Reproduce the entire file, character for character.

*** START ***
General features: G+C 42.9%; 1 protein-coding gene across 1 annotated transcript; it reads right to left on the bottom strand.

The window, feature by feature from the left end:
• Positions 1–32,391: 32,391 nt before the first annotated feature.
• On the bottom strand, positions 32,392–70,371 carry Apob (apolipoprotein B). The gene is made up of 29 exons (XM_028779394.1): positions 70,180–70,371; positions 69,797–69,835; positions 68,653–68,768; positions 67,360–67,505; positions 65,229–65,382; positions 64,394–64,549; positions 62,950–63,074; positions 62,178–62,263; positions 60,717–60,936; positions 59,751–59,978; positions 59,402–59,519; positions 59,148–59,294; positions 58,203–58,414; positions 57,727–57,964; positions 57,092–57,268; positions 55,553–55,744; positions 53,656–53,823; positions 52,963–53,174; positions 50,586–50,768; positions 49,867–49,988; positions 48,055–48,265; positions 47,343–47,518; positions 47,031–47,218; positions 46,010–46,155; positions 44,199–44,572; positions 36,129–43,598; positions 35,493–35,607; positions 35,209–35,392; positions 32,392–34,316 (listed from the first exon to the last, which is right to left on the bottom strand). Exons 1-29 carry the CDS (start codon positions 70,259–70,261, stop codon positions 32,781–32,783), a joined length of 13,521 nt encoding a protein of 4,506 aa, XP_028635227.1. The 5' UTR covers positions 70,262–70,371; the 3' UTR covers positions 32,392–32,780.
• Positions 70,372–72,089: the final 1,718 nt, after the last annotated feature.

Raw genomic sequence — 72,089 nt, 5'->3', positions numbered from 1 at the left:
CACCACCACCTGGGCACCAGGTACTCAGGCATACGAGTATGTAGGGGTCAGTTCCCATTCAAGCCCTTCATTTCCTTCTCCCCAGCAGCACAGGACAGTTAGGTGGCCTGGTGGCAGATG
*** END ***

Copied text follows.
General features: G+C 42.9%; 1 protein-coding gene across 1 annotated transcript; it reads right to left on the bottom strand.

The window, feature by feature from the left end:
• Positions 1–32,391: 32,391 nt before the first annotated feature.
• On the bottom strand, positions 32,392–70,371 carry Apob (apolipoprotein B). The gene is made up of 29 exons (XM_028779394.1): positions 70,180–70,371; positions 69,797–69,835; positions 68,653–68,768; positions 67,360–67,505; positions 65,229–65,382; positions 64,394–64,549; positions 62,950–63,074; positions 62,178–62,263; positions 60,717–60,936; positions 59,751–59,978; positions 59,402–59,519; positions 59,148–59,294; positions 58,203–58,414; positions 57,727–57,964; positions 57,092–57,268; positions 55,553–55,744; positions 53,656–53,823; positions 52,963–53,174; positions 50,586–50,768; positions 49,867–49,988; positions 48,055–48,265; positions 47,343–47,518; positions 47,031–47,218; positions 46,010–46,155; positions 44,199–44,572; positions 36,129–43,598; positions 35,493–35,607; positions 35,209–35,392; positions 32,392–34,316 (listed from the first exon to the last, which is right to left on the bottom strand). Exons 1-29 carry the CDS (start codon positions 70,259–70,261, stop codon positions 32,781–32,783), a joined length of 13,521 nt encoding a protein of 4,506 aa, XP_028635227.1. The 5' UTR covers positions 70,262–70,371; the 3' UTR covers positions 32,392–32,780.
• Positions 70,372–72,089: the final 1,718 nt, after the last annotated feature.

Raw genomic sequence — 72,089 nt, 5'->3', positions numbered from 1 at the left:
CACCACCACCTGGGCACCAGGTACTCAGGCATACGAGTATGTAGGGGTCAGTTCCCATTCAAGCCCTTCATTTCCTTCTCCCCAGCAGCACAGGACAGTTAGGTGGCCTGGTGGCAGATG